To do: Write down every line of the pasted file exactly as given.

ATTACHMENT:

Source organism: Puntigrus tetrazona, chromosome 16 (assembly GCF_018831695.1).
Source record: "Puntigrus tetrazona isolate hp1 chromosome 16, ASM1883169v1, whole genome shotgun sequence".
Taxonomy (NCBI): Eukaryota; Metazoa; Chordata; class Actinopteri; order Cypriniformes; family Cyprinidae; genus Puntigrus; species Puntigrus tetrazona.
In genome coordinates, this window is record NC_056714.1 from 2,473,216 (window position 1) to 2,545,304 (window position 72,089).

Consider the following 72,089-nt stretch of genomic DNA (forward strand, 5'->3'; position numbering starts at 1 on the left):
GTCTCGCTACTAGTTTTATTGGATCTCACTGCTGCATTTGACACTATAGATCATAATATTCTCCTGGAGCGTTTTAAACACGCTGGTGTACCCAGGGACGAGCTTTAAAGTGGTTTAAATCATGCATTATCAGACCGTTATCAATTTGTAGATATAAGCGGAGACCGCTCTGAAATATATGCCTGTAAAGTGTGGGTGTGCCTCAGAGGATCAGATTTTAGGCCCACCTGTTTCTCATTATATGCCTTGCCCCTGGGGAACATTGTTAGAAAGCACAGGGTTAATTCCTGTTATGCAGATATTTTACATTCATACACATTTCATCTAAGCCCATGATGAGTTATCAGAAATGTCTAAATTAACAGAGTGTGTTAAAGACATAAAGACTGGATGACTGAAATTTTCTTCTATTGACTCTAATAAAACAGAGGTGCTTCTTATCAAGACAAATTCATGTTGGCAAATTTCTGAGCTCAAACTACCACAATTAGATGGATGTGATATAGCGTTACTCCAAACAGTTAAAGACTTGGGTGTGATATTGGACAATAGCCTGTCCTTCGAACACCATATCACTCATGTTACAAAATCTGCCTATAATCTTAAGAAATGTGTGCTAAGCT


Source organism: Puntigrus tetrazona, chromosome 16 (assembly GCF_018831695.1).
Source record: "Puntigrus tetrazona isolate hp1 chromosome 16, ASM1883169v1, whole genome shotgun sequence".
Taxonomy (NCBI): Eukaryota; Metazoa; Chordata; class Actinopteri; order Cypriniformes; family Cyprinidae; genus Puntigrus; species Puntigrus tetrazona.
In genome coordinates, this window is record NC_056714.1 from 2,473,216 (window position 1) to 2,545,304 (window position 72,089).

Consider the following 72,089-nt stretch of genomic DNA (forward strand, 5'->3'; position numbering starts at 1 on the left):
GTCTCGCTACTAGTTTTATTGGATCTCACTGCTGCATTTGACACTATAGATCATAATATTCTCCTGGAGCGTTTTAAACACGCTGGTGTACCCAGGGACGAGCTTTAAAGTGGTTTAAATCATGCATTATCAGACCGTTATCAATTTGTAGATATAAGCGGAGACCGCTCTGAAATATATGCCTGTAAAGTGTGGGTGTGCCTCAGAGGATCAGATTTTAGGCCCACCTGTTTCTCATTATATGCCTTGCCCCTGGGGAACATTGTTAGAAAGCACAGGGTTAATTCCTGTTATGCAGATATTTTACATTCATACACATTTCATCTAAGCCCATGATGAGTTATCAGAAATGTCTAAATTAACAGAGTGTGTTAAAGACATAAAGACTGGATGACTGAAATTTTCTTCTATTGACTCTAATAAAACAGAGGTGCTTCTTATCAAGACAAATTCATGTTGGCAAATTTCTGAGCTCAAACTACCACAATTAGATGGATGTGATATAGCGTTACTCCAAACAGTTAAAGACTTGGGTGTGATATTGGACAATAGCCTGTCCTTCGAACACCATATCACTCATGTTACAAAATCTGCCTATAATCTTAAGAAATGTGTGCTAAGCT